Eggborough Power Station. Photograph: Wikipedia.
Nick Hill

240 jobs at risk as Eggborough Power Station may close in March 2016

Eggborough Power Limited (EPL) has announced that Eggborough Power Station may cease generating power at the end of March 2016, with the potential loss of approximately 240 jobs.

However, this figure depends on the outcome of a staff consultation exercise and further talks with government bodies.

£200m of funding is required over the next three years for the coal-fired power station to continue generating power, but this is financially unsustainable for the 53-year-old plant.

EPL has therefore decided to commence consultation with employees and their representatives on the potential cessation of power generation, which could lead to redundancies.

A number of roles may be required to support decommissioning and future opportunities for the business beyond March 2016.

Neil O’Hara, chief executive of Eggborough Power Ltd, said: “We are deeply saddened at the prospect of potentially ceasing generation at Eggborough Power Station and believe that Eggborough Power could have a significant part to play in ensuring security of supply in the UK electricity market, particularly while there remains great uncertainty around new-build gas-fired generation.

“We intend to conduct a thorough consultation process with our employees and their representatives while we continue to consider all options available to us, including seeking to engage with government bodies. Our priority is to support our staff during this difficult time.”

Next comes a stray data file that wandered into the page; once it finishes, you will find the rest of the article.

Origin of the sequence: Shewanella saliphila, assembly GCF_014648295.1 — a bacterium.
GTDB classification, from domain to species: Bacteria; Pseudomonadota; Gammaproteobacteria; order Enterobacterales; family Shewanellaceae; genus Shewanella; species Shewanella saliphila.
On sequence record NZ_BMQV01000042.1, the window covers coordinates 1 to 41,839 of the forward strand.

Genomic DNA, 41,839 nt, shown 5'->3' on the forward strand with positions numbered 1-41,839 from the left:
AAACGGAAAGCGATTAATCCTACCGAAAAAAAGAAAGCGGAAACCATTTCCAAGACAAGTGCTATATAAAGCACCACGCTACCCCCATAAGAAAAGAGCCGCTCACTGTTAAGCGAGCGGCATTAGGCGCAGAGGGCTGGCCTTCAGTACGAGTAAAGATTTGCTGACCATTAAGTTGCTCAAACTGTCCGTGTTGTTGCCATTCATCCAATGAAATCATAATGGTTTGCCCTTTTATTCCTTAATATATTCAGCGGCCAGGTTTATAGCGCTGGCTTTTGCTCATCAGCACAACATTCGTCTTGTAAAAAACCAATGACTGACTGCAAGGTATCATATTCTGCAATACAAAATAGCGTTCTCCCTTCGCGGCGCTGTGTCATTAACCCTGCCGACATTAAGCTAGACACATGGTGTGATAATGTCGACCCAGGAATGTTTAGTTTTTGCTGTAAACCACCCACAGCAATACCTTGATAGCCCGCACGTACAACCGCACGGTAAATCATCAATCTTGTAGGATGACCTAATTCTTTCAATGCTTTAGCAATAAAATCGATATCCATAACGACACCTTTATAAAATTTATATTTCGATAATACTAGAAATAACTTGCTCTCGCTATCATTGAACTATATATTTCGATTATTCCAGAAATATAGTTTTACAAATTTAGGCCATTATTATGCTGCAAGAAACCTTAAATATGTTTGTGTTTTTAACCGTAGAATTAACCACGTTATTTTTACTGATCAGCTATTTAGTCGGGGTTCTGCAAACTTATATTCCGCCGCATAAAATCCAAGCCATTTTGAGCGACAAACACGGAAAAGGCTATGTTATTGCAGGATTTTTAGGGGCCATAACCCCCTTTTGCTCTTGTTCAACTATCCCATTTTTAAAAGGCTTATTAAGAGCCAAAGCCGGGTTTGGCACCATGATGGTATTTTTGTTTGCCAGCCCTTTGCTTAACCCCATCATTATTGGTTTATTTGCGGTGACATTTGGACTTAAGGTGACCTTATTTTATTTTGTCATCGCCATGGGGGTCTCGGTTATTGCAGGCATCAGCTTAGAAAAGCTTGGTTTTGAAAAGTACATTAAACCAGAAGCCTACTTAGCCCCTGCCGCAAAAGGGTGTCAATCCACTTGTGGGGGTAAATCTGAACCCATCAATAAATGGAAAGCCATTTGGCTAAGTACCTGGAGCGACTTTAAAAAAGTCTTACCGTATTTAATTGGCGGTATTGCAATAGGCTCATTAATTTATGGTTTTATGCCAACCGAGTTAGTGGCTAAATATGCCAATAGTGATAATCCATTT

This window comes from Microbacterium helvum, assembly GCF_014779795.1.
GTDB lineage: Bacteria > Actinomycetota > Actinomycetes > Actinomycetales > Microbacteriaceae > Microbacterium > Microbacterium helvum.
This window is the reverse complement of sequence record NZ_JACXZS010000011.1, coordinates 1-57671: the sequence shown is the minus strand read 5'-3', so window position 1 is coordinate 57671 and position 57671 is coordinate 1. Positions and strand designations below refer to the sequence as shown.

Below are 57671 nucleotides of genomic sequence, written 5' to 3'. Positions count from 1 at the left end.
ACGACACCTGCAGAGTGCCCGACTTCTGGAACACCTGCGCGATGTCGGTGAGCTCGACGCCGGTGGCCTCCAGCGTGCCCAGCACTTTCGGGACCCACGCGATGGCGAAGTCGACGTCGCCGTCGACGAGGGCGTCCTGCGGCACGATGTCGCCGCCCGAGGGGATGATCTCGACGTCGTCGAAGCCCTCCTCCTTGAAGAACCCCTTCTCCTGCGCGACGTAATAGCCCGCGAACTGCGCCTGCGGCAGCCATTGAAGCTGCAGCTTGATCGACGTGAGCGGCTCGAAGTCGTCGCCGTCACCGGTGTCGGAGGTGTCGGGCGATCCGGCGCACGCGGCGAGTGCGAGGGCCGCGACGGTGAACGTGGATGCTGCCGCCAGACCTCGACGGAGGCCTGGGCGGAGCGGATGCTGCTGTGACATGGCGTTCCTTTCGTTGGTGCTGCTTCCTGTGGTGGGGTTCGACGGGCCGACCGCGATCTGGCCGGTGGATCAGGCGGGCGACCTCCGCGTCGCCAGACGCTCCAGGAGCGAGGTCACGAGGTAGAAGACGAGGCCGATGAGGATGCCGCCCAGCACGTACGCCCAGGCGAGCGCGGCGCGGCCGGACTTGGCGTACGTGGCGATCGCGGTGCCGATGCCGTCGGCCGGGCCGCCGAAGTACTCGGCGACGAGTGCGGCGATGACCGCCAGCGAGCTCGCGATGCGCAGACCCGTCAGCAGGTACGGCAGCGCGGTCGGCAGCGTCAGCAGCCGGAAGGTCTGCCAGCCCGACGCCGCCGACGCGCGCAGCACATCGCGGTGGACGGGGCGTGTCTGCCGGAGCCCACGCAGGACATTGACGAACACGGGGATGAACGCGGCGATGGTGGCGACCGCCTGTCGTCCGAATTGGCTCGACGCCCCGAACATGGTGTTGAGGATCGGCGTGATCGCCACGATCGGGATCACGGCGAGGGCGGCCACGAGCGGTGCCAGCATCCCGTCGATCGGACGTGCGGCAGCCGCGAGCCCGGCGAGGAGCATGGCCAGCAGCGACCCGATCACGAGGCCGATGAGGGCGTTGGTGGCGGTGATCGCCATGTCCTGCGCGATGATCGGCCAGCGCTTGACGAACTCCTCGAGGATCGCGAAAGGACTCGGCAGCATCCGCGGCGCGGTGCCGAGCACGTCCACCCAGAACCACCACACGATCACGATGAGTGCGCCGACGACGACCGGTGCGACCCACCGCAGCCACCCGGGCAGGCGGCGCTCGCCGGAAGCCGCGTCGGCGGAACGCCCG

The 2000MW coal-fired power station is able to power 2 million homes – around 4% of UK homes, and is forecast to contribute through carbon tax alone (UK carbon price support mechanism) over £250m to the UK economy, over the next three years.

The station has unsuccessfully attempted to gain support from the government to convert to biomass. EPL was acquired by Central European energy group Energetický a Průmyslový Holding (EPH), in November 2014 as part of a UK acquisition strategy.

EPL’s unsustainable financial position has arisen as a result of a combination of market and regulatory conditions, including:

  • A continued fall in power prices driven by the decline in commodity prices, combined with continued high carbon tax, means that Eggborough is unable to cover its future operating costs. This fall in power prices has continued in spite of a number of plant closures and tightening capacity margins.
  • Recent changes to the bidding rules for the government’s Supplemental Balancing Reserve (SBR) which meant that this was no longer a viable option for Eggborough to recover some of its operational costs.
  • Recent changes to Capacity Market rules which mean that this no longer represents a viable option to support life extension investment.
  • Recent changes to the renewable subsidies available for biomass conversion which mean that this is no longer a viable option for Eggborough.
  • Uncertainty regarding Eggborough’s environmental permits from 1st January 2016 which could place greater constraint on emissions, impact operational flexibility and reduce profitability.

Mr O’Hara added: “The decision to commence consultation has not been taken lightly. Eggborough has a proud history of generation and a dedicated and skilled workforce. We will work through the consultation with employee representatives and provide support to employees throughout this process.”

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